After moving to New York, the Yiddish theatre became a massive part of American Jewish culture. In 1968, Harold Clurman argued that between 1888 and the 1920s, the theatre, “even more than the synagogue or the lodge, became the meeting place and the forum of the Jewish community in America” (Nahshon para. 1). Data taken in the 1937-38 season shows that the average Yiddish-speaking adult in New York City saw more than three Yiddish performances per year, even as Yiddish theatre was on the decline (Nahshon para. 3).

Yiddish theatre had works covering a wide range of dramatic and comedic genres, and was inspired largely by European, especially Russian, theatrical innovations (Nahshon para. 2). Karl Lamprecht, a famous German historian, “compared his impressions of the New York Yiddish theater and the emotional intensity of its audience with his experience at the Cologne Cathedral” (Baron 411).

second ave theater

Abraham Goldfaden was a major figure in early Yiddish theatre in the old country. He produced musicals like The Witch (1879), The Two Kuni Lemls (1880), and Shulamith (1880). These have been performed many times since in Yiddish, Hebrew, and English (Nahshon para. 5). According to Edna Nahshon, he was “known as the Father of the Yiddish Theater,” and “was a man of many talents who produced, wrote, composed, directed, and designed the sets of his own productions” (Nahshon para. 5). Goldfaden also “stimulated the growth of the American-Jewish theater by his own visits to the United States, especially after 1903 when he returned to New York after an absence of sixteen years” (Baron 410).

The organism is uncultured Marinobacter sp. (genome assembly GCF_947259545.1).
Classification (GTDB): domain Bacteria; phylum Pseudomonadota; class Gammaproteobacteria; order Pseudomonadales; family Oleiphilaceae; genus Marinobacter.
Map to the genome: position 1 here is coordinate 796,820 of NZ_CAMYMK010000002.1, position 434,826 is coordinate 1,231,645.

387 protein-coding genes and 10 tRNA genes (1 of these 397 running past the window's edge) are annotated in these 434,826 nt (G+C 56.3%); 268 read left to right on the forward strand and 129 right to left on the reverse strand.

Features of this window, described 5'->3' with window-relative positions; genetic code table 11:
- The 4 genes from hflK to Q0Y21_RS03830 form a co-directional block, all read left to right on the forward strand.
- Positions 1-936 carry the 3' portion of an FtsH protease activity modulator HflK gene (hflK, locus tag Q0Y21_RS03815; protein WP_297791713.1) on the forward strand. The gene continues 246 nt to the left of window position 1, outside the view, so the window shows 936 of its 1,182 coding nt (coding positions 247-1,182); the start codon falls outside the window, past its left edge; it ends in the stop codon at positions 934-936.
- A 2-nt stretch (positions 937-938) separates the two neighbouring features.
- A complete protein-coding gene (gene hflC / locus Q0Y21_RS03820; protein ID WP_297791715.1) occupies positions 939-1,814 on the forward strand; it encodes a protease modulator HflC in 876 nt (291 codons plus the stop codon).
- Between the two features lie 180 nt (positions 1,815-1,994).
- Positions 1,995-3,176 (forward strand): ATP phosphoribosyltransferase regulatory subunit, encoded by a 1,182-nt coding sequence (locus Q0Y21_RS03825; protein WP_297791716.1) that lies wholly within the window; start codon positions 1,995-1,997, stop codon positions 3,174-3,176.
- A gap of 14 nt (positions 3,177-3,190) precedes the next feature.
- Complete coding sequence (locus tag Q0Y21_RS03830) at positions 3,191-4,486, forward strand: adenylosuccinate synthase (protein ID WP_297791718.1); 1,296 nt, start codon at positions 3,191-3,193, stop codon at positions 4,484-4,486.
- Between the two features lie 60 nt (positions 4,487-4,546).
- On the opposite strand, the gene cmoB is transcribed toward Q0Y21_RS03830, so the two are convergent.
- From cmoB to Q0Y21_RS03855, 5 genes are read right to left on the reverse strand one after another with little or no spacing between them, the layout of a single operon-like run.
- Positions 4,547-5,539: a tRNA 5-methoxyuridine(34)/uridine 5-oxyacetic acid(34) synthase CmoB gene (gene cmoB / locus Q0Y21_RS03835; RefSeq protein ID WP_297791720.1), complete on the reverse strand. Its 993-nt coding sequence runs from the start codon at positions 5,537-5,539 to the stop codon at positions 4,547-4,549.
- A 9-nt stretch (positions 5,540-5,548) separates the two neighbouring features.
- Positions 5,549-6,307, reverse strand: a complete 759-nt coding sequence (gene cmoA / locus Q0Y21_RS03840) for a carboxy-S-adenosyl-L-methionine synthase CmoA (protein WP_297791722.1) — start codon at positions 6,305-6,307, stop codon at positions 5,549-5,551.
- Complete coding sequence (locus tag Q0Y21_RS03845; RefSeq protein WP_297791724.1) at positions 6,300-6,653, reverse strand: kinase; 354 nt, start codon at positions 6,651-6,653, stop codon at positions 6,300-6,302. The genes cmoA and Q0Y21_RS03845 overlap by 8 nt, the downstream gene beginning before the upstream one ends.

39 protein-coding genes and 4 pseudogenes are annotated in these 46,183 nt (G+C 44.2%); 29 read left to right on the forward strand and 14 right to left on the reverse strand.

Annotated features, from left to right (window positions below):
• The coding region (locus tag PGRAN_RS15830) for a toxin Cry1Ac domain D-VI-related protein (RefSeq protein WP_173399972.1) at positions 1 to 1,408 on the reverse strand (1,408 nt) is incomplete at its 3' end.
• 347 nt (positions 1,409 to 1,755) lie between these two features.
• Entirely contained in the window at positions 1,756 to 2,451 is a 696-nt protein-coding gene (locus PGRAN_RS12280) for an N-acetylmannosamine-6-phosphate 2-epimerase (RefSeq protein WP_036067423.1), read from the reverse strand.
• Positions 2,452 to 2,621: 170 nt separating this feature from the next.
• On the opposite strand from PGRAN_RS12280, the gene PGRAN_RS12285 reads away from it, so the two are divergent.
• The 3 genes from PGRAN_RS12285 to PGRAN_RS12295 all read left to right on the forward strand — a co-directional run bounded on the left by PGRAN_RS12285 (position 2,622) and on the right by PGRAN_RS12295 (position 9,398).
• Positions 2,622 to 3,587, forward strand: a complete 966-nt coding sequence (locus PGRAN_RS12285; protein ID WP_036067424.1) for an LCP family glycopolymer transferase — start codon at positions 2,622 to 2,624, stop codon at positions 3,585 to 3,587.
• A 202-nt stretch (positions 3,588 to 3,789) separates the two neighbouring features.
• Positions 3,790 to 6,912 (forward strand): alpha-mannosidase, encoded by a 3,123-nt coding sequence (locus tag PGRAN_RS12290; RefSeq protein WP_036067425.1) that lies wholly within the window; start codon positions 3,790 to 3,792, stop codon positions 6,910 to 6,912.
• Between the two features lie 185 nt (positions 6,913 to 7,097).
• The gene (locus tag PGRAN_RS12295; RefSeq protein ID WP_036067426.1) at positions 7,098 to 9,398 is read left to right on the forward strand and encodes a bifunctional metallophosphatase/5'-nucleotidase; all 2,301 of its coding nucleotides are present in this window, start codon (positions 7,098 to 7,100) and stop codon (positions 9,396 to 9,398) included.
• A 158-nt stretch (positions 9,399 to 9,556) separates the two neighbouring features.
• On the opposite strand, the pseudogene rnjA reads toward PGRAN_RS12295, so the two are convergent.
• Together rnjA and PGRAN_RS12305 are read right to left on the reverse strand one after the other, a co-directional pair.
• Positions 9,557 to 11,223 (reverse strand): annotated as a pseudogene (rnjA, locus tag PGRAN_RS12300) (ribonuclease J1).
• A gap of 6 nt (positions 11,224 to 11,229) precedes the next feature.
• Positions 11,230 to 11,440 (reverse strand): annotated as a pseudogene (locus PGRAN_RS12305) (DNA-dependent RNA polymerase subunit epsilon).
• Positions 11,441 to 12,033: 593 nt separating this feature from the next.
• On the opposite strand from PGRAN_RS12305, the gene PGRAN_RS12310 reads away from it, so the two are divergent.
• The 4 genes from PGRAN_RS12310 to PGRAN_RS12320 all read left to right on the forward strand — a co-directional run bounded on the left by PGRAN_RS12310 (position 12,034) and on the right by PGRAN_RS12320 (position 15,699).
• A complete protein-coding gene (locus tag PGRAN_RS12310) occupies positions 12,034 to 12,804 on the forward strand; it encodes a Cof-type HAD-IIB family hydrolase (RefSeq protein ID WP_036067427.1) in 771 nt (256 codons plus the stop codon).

Jacob Gordin (1853-1909) translated around seventy plays into Yiddish and wrote original plays. These include Mirele Efros; Der yidisher Kenig Lear; Gott, Mensh un Taifel; and Elisha ben Avuya (Baron 411). Some more historical Jewish and Yiddish theater figures are David Kesller, Morris Moscowitch, Bertha Kalish, Boris Tomashefsky, Sigmund Mogulescu, Jacob P. Adler and family, Perez Hirschbein, David Pinski, and Jacob Gordin (Baron 410-11).

Jewish theater was much more interactive than English-language theater in early 20th-century America. A reviewer attended a Gentile play in English and wrote “It is not like our Jewish theater. First of all I found it so quiet there… There are no cries of ‘Sha!’ ‘Shut up!’ or ‘Order!’ and no babies cried–as if it were no theater at all!” (Whitfield 1124).

In the first half of the 20th century, many Jews noticed differences between big-city Jewish American culture and non-Jewish culture in those same cities. Jewish culture, described as “heimish” by Stephen J. Whitfield in an essay, was less “urbane” than the surrounding culture. As such, American Jewish theatre lightheartedly made fun of the Jewish tendencies to be different from the wider community. One American Jewish comedian, Julian Rose, carried out a vaudeville act entitled “Lipinsky at the Wedding,” which “poked fun at the standards of the well-heeled” (Whitfield 1124).

Modern Practice